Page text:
Deadfellaz: If you’ve been in the NFT space for the entirety of 2022, there’s a very good chance you feel worse than you did at the start. The opposite of a hangover.
The good news is that you’re definitely not alone in this matter – and most creators, traders, and the general community will not be finishing up the year with generational wealth and their names in Forbes.
More likely you’re feeling less passionate about the industry as a whole, and you might have even had some big losses (because, who didn’t).
So, what exactly went wrong here? Thinking back to early 2022, ETH was up, the WAGMIs were flowing, and Randi Zuckerberg did a little song and dance. Everything was going to change, and we, the community, were going to reap the benefits. Right? Right????
That could have happened … had we actually stuck to the ethos of Web3. We, and I use the term loosely here, did not do that.
The bootlicking of it all
While some people were busy building tools and protocols for us to all use, or creating art like you’ve never seen before, some were begging celebrities to “ape in” to their beloved toxic NFT communities, and were just generally losing sight of our long term goals. And yes, I am fully aware that a hefty majority of people are buying NFTs to make profits – not necessarily to partake in a technological or cultural movement.
But unfortunately due to this massive oversight, it practically shifted the way we all experienced the world of NFTs, including those who were here out of genuine interest for arts, tech, and culture.
Imagine this: you’re a working class artist and you’ve just been told that a new era is on the horizon; you have the chance to sell your work and garner a worldwide audience – all without having to deal with paying off money-hungry gallery owners. You’ve never been able to make decent money off your art before, and everything could change for you.
You mint your work, but the bear market and your lack of reach means that you don’t sell much or maybe anything at all. You believe it’s a case of your lack of talent and the lack of liquidity; but you look to your left and the top trending OpenSea collection is Fiverr art titled ‘Monkeys Sucking Their Own Dicks’, which pictures variations of monkeys sucking their own dicks.
Quite literally thousands of people spending hundreds per piece, and you wonder where the fuck you went wrong.
That was the first broken promise.
Unless you were pretty lucky to become visible during the mid-late 2021 NFT hype, then your actually good art or media was probably overlooked in favour of quick-flip projects or the 700th Moonbirds derivative. And all the “NFTs are the future of artwork” lines become not only untrue, but practically evil when you view the wallets of the venture capitalists tweeting it.
Even as a consumer, you would likely feel very confused as to what the hell value even means any more, which has caused people to confusedly buy any token that has any shimmering of hope attached to it. Maybe it was released by a famous celebrity or a large corporation (see Nickelodeon’s drop – which had a floor of 0.4 ETH back upon it’s July release, and now sits at a cool 0.014 ETH, and now you don’t know who on earth to even trust, because as it turns out – you can still get rugged by doxxed founders).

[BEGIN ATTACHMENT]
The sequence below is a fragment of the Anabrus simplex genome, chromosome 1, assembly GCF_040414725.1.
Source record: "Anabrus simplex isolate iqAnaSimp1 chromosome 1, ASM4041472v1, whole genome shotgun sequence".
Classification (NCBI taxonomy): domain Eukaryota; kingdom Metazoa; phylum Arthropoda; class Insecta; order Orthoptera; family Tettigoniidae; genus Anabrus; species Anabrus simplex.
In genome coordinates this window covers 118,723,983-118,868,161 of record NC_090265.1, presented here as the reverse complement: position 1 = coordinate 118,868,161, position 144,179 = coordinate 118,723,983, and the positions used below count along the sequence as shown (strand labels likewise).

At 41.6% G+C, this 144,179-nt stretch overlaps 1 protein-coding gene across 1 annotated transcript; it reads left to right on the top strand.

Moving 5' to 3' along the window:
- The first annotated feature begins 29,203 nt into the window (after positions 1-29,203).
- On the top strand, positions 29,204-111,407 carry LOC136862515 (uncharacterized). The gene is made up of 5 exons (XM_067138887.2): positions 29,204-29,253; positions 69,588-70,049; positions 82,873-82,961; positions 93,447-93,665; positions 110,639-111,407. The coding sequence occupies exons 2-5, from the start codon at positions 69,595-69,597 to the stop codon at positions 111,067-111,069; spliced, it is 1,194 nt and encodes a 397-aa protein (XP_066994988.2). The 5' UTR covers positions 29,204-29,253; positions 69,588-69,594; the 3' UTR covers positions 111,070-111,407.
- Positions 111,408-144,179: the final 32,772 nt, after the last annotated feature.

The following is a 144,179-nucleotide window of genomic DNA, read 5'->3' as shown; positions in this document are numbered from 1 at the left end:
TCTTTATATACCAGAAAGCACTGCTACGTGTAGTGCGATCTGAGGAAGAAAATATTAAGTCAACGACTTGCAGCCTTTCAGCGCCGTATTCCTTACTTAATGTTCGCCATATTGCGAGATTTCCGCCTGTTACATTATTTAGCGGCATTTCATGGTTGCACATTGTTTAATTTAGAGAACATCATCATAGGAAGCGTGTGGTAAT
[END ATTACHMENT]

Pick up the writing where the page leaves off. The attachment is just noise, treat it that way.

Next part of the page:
So, the founders who did “succeed” changed the world, right?
As I write this, certain NFT collections have generated tens of millions just in royalties alone; a good percentage of which was hardly put back into the community at all.
This was specifically a trend earlier on in the year, where founders believed the minting of their collection was the end of their journey – rather than the start. Selling out was the peak of their career, not the amazing things they could do or provide with the subsequent funds.
Founders went silent (probably on holiday), leaving underpaid Discord mods to answer “wen utility?” questions day in and day out. Eventually communities gave up on their projects, leading to plummeting floor prices and no use cases – no reason to even own the token they paid US$174 for (and so did 10,000 other people).
That was pretty much the equation for many of the hype projects that happened this year, and my god, did we all fall for it.
How do we get NFTs back on track?
First of all, it’s important for me to acknowledge that there are founders out there making big moves, and a good chunk of communities putting in the work. But these are not the people that we as a space are amplifying.
So much so, that the mainstream media simply aren’t reporting on the great things happening – instead writing article after article on the Ponzi scheme side of NFTs and unlucky individuals who got scammed. Can we really blame them, though?
In 2023, I want to see NFTs positioned as potential for incredible opportunities in the arts, and an innovative way to fund larger creative endeavours, community hubs, and open source tools for people to access.
I want to be able to ask someone on the street what they think of NFTs and the answer NOT be: “isn’t that just a big money scam?”
But in order for that answer to change, we have to actually become the industry that we wish we could boast about.